This article first appeared in the Morrison County Record and is republished with permission.
This is fifth in a series of articles on the history of the Franciscan Sisters of Little Falls.
By Sister Carol Schmit, Guest Writer
As the Franciscan community began to grow, education for women was never in doubt. To understand the Franciscan Sisters’ priority on education, it may be helpful to highlight some key historical markers.
Minnesota became a state in 1858. The population was 9,000, which didn’t include the vast number of Native Americans who were not part of the census. Women received the right to vote in 1920. The Equal Rights Amendment (ERA), meant to give women equal rights with men, was passed in 1923, but to this day never ratified by the required 38 states.
As the sisters considered requests to establish hospitals, homes for the aged and schools, education of the sisters was key. Sisters were sent far and wide for further education and training.
Sister Mary Joseph White went to Denver to study pharmacy; Sister Baptista Blais accompanied her to study dietetics. Sister Mary Michael McClaney was sent to Creighton Memorial Hospital in Omaha to prepare for surgical nursing. Sister Mary Angela Michaud, already a teacher, was sent to Lafayette, Ind., for a specialized course in teacher training, as were Sisters Mary Bernardine Bergen and Gabriel Keenan in Columbus, Neb.
From the 1890s through the first decade of the 20th century, sisters were serving as administrators of hospitals, nursing schools and nursing homes and an orphanage. Attendance at national meetings of hospital administrators included men and religious sisters.
As the ministries required more professional preparation, the sisters saw the need for a solid educational background for new members coming to the convent from small towns and rural areas where there was often little or no opportunity for a high school education. In 1922, a high school department was started for sisters who had no secondary education.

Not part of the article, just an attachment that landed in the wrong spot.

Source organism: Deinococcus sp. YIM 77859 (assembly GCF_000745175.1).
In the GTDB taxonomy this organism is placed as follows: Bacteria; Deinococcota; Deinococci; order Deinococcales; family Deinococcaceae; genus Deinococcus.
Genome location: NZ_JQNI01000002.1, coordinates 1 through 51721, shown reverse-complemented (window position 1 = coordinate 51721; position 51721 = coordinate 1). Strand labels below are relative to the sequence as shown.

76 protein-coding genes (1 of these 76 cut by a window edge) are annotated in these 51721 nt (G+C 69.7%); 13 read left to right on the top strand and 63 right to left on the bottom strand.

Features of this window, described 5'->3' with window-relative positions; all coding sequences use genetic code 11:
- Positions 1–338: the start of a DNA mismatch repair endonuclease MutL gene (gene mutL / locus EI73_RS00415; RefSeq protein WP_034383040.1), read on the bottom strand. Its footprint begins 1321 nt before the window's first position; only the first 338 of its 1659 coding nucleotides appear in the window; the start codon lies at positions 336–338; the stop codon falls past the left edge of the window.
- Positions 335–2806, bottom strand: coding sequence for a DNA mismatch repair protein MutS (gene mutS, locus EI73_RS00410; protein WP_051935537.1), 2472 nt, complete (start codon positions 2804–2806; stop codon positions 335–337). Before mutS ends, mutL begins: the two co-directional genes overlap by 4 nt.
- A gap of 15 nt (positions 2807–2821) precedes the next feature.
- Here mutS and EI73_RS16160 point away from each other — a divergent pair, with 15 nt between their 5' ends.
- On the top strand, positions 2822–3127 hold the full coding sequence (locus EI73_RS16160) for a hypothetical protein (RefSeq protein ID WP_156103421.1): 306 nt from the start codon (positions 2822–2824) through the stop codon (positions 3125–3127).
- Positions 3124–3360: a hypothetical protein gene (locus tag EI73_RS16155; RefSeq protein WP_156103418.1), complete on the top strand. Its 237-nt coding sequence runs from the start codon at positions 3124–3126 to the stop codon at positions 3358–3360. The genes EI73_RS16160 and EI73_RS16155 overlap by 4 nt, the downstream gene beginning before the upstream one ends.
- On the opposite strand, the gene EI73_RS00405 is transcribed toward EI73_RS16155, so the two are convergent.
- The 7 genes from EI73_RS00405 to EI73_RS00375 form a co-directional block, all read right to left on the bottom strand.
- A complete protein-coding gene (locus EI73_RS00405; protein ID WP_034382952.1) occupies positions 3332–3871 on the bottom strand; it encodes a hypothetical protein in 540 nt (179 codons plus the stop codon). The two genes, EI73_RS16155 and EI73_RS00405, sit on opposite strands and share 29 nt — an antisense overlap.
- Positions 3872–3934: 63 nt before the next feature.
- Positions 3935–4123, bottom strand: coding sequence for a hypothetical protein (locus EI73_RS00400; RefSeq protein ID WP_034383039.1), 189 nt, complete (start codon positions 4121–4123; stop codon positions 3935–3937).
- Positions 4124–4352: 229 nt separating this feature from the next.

What was to become St. Francis High School began (without accreditation) in a corner room of the convent building. Sister Agatha Zaczkowski, who had completed two years of high school at Melrose when she entered the community in 1916, became one of a little group that hoped to obtain a diploma.
Sister Agatha described the new school, “There were no blackboards or desks. The room was furnished with a table and a few chairs, slates and pencils, a dictionary, a few textbooks and a globe. The student sisters wrote out their essays on the backs of letters from advertising companies. For their algebra assignments, they slit open used envelopes and wrote on the inside. The science laboratory consisted of a small homemade tray table equipped with an alcohol lamp, a test tube and small dish and spoon and a few simple chemicals.”
Four sisters earned their high school diplomas after passing their tests which they took at the local public high school, including exams on subjects for which they had no classwork.
By 1926, St. Francis High School was officially established, meeting the state requirement of having at least four teachers. The three women on the faculty were all graduates of the College of St. Teresa, Winona, Minn. Sister Antonio Kane was principal and also taught history, social science, English III and IV. Sister Mary Catherine Reis taught English I and II, French, biology and chorus; Reverend Henry Hirsch conducted the classes in religion and Latin. Lay teacher Mary Viola Allen taught algebra, geometry, general science, chemistry and physical education.
During that first year Mary Viola Allen entered the Franciscan community and became Sister Mary Loraine and later served as principal of the school for 17 years.
As with the hospital and the orphanage, the high school soon needed a building of its own. We sisters have often asked, “Where did the vision come from?”
The 1929 building, home to the new St. Francis High School, included housing for 100 boarding students, a state-of-the-art swimming pool, gymnasium, music studios and classrooms for all the required high school subjects.
While the majority of students were boarders — young 13- and 14-year-olds away from home for the first time — a significant number each year lived in Little Falls and neighboring towns. These were dubbed “day hops.” The school offered a full-scale curriculum, including music, even operettas with orchestra, and the arts.
By the 1970s, interest in Catholic boarding schools had waned. The school graduated its last class in 1977. A total of 2,358 young women graduated — well prepared to offer their families, parishes and cities throughout the United States and abroad values of leadership, community and social justice.
Portions of this article are taken from In the Shadow of His Wings (1977) by Sister Assumpta Ahles and The Foundation and Years of Expansion (1990) by Sister Beata Lorsung.
Sister Carol Schmit graduated from St. Francis High School in 1956 and returned in 1963 to teach there until its closing.
Photo Caption: A 1955 performance of the operetta, “The Slip of a Slipper,” featured Carol Schmit, Adeline Kroll, Carol Cruse, Anne Coleman, Doreen Eveslage and Myrna Ohmann. Anne Coleman and Myrna Ohmann entered the community, but are no longer members. Carol Schmit and Ade Kroll have been Franciscan Sisters for 57 years. Photo courtesy of the Franciscan Sisters Archives